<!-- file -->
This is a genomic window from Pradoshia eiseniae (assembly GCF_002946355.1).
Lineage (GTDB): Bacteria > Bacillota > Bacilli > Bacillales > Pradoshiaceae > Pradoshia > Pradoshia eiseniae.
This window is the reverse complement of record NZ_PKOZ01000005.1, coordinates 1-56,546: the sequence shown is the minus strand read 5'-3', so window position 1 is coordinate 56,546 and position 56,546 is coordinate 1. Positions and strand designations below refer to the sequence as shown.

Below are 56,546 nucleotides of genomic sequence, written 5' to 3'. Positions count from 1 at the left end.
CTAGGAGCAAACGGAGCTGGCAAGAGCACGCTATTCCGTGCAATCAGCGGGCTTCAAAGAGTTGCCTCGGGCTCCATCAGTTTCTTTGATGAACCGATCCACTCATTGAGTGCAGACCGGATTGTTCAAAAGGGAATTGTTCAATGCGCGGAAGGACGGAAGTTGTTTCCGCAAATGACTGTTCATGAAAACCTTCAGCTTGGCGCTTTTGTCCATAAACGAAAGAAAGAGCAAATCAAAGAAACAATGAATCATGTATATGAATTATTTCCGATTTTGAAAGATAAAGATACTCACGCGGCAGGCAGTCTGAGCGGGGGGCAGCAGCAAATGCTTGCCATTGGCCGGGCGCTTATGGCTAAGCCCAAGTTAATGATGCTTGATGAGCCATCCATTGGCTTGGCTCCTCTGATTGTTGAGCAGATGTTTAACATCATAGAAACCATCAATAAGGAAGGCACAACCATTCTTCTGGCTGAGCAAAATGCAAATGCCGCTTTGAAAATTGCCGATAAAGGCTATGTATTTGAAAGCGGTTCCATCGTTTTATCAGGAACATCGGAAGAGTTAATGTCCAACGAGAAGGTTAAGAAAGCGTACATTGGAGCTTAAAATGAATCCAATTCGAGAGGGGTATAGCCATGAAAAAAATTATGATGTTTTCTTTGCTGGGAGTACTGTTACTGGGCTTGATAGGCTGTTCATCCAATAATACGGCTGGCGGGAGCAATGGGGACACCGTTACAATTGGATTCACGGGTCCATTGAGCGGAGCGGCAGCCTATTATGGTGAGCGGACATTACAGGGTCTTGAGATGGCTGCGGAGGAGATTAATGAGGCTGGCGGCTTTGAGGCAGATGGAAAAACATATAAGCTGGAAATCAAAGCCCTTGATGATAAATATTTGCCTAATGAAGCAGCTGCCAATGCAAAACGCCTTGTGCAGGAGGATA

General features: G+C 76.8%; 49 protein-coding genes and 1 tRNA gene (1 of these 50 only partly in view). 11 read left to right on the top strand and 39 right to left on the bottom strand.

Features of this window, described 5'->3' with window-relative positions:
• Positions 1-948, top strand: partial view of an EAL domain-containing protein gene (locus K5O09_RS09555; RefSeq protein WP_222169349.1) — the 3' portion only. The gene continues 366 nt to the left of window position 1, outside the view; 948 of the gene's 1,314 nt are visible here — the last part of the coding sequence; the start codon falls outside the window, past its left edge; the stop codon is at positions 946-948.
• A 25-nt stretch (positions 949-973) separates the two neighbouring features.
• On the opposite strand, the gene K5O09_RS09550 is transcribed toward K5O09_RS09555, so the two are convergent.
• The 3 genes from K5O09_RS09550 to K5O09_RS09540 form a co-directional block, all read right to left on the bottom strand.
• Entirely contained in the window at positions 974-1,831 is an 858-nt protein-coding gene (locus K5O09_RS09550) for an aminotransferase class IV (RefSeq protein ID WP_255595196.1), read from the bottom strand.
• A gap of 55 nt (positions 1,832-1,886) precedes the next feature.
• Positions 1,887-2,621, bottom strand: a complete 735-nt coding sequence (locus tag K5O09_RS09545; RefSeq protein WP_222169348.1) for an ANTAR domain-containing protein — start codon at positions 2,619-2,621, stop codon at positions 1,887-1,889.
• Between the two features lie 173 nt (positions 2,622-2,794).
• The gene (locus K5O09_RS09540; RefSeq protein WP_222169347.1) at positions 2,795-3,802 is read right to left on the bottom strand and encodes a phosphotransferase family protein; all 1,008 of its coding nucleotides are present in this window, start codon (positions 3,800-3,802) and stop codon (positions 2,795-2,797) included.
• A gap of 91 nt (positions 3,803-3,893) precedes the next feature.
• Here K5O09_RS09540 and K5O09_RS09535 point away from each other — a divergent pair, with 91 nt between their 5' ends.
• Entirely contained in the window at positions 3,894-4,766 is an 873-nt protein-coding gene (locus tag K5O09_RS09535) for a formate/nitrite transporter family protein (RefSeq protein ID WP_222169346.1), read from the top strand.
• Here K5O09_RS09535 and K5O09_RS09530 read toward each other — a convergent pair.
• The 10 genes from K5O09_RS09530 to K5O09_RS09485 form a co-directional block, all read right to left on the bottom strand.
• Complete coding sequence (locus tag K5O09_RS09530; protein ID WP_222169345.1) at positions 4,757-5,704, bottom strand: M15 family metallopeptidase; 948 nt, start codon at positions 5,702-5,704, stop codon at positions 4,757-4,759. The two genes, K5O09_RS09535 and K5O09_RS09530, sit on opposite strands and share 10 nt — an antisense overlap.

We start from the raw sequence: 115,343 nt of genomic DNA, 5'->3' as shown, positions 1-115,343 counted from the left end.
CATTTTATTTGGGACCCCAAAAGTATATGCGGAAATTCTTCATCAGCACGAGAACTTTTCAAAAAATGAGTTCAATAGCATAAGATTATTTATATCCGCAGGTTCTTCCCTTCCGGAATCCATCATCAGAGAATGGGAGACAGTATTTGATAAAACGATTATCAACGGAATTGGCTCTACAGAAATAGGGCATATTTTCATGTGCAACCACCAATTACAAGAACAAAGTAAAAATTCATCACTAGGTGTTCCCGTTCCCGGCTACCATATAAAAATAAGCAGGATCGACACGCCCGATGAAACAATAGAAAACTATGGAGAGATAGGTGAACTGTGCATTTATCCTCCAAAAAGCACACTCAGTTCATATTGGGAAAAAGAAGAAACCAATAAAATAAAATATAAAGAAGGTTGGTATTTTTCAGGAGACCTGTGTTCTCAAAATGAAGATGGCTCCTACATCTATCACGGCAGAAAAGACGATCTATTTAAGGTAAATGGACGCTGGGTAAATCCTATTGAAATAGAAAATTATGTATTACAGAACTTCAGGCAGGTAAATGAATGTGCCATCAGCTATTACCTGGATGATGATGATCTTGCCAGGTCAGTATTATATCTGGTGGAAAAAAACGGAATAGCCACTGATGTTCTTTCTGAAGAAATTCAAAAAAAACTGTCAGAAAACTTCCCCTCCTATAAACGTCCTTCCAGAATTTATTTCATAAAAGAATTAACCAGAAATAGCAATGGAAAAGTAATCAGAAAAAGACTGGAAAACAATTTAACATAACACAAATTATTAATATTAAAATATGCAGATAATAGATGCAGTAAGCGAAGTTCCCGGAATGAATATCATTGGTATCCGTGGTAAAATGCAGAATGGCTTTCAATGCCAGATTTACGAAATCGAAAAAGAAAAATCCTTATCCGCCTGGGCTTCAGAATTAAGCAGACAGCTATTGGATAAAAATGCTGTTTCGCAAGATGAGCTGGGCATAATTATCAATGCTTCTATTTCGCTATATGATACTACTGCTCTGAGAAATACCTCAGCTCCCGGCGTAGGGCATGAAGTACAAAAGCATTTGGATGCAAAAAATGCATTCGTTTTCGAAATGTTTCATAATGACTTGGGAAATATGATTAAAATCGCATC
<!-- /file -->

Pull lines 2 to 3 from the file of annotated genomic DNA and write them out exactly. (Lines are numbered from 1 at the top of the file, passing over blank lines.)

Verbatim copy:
Lineage (GTDB): Bacteria > Bacillota > Bacilli > Bacillales > Pradoshiaceae > Pradoshia > Pradoshia eiseniae.
This window is the reverse complement of record NZ_PKOZ01000005.1, coordinates 1-56,546: the sequence shown is the minus strand read 5'-3', so window position 1 is coordinate 56,546 and position 56,546 is coordinate 1. Positions and strand designations below refer to the sequence as shown.